When people age and begin facing chronic health issues, injuries that lead to physical infirmities or limitations, or other factors, the topic of assisted living may arise. Or, at the very least, topics involving moving or a change in life move to the fore of their life.
When we don’t want to deal with some issue, what tends to happen? We usually start working on excuses to not face them. Sometimes this happens behind the scenes, in our subconscious. Other times it is certainly deliberate.
When family or friends start bringing up these topics, that’s when the excuses tend to take shape. Those family and friends begin to hear pushback on the subject of assisted living.
A common objection.
One of the most common objections people may have with regard to assisted living is cost. They may immediately say it’s merely too expensive to consider at this time in their life.
While assisted living may certainly seem costly to some, that’s because they are not seeing the entirety of the scene. They’re not seeing the ‘whole’ picture.
They might think about their mortgage, rent, or property taxes as the only real expenses, or at the least the only one they use to measure cost of living. But there are many other expenses most people face regularly that begin to really add up.
If a senior is paying $1,000 per month for a mortgage or property taxes, what about utilities? Between electricity bill, water, sewer, garbage collection, cable and internet, and so forth, that could tack on another $400 to $600 or more, depending on where they live.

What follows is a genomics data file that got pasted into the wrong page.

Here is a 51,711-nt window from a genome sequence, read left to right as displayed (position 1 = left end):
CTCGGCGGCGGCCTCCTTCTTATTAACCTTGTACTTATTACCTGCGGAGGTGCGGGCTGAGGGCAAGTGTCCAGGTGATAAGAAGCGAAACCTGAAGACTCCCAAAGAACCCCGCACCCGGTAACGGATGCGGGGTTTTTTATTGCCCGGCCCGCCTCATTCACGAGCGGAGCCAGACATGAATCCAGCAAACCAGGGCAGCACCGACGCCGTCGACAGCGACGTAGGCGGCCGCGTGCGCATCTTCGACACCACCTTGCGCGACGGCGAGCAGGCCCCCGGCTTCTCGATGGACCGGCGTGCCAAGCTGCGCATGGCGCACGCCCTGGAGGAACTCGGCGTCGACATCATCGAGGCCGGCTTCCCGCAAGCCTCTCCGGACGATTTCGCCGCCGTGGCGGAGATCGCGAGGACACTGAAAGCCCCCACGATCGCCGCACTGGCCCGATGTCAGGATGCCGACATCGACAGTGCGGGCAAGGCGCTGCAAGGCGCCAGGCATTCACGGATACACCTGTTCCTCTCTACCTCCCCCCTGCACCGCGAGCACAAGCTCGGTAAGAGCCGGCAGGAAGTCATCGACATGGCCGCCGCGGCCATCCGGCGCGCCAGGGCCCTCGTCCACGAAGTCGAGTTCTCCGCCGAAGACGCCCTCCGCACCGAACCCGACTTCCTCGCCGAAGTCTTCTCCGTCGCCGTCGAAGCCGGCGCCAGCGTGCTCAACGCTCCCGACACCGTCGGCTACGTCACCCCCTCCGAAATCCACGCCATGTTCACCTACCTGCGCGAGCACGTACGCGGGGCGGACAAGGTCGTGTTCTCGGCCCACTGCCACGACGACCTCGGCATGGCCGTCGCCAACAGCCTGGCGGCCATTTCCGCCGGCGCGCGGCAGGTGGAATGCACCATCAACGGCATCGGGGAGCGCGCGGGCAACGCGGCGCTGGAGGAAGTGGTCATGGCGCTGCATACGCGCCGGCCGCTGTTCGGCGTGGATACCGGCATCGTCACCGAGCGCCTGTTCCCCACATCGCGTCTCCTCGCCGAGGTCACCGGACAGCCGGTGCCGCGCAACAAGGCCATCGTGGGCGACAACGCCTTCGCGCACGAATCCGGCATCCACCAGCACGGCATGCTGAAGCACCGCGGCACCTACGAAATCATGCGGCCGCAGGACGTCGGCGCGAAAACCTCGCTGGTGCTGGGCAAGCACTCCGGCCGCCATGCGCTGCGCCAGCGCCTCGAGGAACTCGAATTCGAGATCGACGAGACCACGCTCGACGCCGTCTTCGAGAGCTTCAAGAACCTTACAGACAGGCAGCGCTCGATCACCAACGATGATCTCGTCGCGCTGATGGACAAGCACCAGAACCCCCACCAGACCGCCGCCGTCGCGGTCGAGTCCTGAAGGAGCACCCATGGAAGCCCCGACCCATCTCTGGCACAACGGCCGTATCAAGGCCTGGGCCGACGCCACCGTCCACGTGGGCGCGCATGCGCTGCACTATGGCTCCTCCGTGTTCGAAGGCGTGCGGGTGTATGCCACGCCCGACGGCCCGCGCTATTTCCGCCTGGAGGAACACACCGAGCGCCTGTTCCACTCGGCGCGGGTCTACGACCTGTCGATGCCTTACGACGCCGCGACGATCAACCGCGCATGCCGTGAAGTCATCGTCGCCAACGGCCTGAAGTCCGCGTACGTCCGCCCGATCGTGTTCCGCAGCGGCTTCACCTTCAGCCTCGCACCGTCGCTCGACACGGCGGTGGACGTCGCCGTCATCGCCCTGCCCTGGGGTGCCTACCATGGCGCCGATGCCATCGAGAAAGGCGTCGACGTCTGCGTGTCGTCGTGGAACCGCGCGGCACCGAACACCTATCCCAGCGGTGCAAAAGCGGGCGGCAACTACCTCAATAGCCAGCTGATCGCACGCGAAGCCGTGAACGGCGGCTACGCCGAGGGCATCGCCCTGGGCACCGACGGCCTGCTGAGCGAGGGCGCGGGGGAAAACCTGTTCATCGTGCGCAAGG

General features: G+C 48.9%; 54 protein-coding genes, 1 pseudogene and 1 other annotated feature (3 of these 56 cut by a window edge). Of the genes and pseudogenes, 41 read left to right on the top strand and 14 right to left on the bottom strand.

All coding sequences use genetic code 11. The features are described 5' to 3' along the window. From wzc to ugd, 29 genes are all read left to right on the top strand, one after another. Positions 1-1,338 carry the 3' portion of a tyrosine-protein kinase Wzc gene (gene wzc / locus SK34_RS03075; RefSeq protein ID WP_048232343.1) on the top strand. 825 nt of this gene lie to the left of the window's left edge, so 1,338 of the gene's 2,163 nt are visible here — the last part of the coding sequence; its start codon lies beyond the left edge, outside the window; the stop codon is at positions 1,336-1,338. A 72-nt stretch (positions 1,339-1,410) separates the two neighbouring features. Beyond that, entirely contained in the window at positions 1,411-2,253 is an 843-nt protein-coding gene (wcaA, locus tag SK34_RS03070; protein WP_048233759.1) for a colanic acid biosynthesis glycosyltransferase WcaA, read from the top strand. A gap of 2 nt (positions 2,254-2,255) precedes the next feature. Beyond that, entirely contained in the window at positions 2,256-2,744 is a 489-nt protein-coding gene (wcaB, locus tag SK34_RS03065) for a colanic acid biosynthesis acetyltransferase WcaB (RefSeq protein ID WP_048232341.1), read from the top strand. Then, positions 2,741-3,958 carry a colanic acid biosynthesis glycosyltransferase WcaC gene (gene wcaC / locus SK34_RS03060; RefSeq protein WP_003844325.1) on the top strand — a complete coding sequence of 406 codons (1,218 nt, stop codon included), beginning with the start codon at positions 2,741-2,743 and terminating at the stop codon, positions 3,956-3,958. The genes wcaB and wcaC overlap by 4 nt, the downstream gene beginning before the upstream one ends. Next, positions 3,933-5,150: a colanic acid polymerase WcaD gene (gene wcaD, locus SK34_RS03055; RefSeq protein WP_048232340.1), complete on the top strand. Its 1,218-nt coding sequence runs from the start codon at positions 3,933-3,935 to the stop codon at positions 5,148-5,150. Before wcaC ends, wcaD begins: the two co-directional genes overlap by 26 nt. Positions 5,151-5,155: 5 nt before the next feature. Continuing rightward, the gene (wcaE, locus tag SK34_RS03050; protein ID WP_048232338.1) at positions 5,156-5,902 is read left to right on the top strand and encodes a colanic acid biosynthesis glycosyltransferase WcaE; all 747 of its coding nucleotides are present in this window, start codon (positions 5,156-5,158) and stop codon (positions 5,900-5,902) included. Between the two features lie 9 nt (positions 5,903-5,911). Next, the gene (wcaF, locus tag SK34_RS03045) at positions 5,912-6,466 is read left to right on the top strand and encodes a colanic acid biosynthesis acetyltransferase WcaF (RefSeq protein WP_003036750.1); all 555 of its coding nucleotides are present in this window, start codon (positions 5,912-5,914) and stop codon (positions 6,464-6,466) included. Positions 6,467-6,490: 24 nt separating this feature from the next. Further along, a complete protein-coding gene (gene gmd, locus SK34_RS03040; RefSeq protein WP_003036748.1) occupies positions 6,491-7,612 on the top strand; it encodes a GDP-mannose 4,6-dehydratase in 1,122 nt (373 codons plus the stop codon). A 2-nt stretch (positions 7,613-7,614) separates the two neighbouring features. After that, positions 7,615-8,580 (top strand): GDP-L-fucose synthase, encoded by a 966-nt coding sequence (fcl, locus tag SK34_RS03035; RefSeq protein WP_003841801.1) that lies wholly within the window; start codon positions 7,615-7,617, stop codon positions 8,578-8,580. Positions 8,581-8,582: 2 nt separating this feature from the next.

Then you need to think about other expenses, such as food. Seniors certainly don’t eat like teenagers, but they still need food to live. That is included in the cost of assisted living.
But you also have transportation services that may be provided by the facility, arts and crafts, entertainment, exercise fitness facilities, and more than may be possible at certain assisted living communities.
Focusing first on cost causes the individual to overlook or completely miss out on the key factors that make assisted living so great as an option.
If you are met with this common initial objection from an aging senior in your life when discussing assisted living, focus on the benefits they would enjoy. Shift their focus to what they may gain by moving into assisted living, rather than letting them focus on what they could lose.
Assisted living truly can be a win-win for seniors who need support or no longer wish to deal with the responsibilities of living alone or maintaining and cleaning their home.